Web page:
Martin Agricolas’ German name, was Sohr, or Sore, and he was born about 1500 at Sorau in lower Silesia.
In 1524 we find him teacher and cantor in the first Protestant school at Magdeburg, and he remained there till his death, June 10, 1556.
The assertion of his biographer Caspar that Agricola reached the age of seventy has misled all following writers as to the date of his birth.
In his Musica instrumentalis deudsch, which, notwithstanding its polyglot title is written in German, he states that he had no ‘activum praeceptorem’ for music, but learned the art by himself while constantly occupied as a schoolmaster. That work is remarkable not only for its musical ability but for its German style, which has all the force and flavor of the writings of his contemporary Luther himself. [It was reprinted at Leipzig, 1896] Agricola’s chief protector and friend was Rhau, the senator of Wittenberg, renowned in his own day as a printer of music. This excellent man printed many of Agricol’s works.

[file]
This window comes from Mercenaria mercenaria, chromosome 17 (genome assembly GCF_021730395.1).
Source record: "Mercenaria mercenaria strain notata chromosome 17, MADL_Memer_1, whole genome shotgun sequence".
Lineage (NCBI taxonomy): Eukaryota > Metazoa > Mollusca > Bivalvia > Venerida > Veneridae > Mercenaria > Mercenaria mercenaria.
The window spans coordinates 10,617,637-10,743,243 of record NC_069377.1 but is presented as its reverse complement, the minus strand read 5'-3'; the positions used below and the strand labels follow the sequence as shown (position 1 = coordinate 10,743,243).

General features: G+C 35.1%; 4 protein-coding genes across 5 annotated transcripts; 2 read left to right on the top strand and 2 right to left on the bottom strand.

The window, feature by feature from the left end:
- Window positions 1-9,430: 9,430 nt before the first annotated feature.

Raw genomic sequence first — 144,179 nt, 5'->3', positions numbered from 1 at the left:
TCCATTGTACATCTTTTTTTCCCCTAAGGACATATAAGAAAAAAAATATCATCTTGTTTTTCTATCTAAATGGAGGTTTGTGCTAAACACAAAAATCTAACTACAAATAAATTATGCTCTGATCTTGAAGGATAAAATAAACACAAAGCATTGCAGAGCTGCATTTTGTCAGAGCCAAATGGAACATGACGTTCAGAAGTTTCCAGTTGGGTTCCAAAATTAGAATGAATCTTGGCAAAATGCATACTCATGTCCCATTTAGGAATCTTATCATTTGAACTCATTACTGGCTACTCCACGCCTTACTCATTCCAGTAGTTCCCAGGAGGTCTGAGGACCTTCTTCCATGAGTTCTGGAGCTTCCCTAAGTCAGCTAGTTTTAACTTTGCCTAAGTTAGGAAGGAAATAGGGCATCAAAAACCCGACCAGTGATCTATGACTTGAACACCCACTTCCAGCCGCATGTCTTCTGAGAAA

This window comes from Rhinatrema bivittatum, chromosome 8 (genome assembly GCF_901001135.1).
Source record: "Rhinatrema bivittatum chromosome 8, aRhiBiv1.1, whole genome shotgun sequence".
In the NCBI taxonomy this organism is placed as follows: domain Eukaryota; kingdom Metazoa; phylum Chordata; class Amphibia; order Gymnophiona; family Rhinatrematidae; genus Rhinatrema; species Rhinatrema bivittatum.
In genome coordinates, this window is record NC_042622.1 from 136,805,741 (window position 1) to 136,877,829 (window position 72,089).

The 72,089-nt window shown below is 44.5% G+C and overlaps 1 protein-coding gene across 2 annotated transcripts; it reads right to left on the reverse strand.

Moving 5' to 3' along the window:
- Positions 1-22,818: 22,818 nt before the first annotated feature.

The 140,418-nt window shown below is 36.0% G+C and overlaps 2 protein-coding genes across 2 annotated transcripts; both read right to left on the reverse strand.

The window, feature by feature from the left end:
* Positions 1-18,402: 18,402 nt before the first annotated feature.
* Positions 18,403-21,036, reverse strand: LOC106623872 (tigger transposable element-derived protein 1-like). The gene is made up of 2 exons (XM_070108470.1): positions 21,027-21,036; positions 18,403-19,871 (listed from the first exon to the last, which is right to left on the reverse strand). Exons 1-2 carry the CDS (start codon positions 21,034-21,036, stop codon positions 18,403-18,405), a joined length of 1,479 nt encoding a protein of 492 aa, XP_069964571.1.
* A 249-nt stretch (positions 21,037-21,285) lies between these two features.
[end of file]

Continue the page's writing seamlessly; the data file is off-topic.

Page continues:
Matheson in his Ephorus praises him for having been the first to abolish the ‘ancient tablature,’ and adopt the system of notation which we still employ. But this is inaccurate. All that Agricola proposed was a new ‘tablature’ for the lute, better than the old one. On the conflict between the old and new notation, Agricola’s writings are full of interest, and they must be studied by every one who wishes to have an accurate view of that revolution. But unfortunately they are both rare and costly.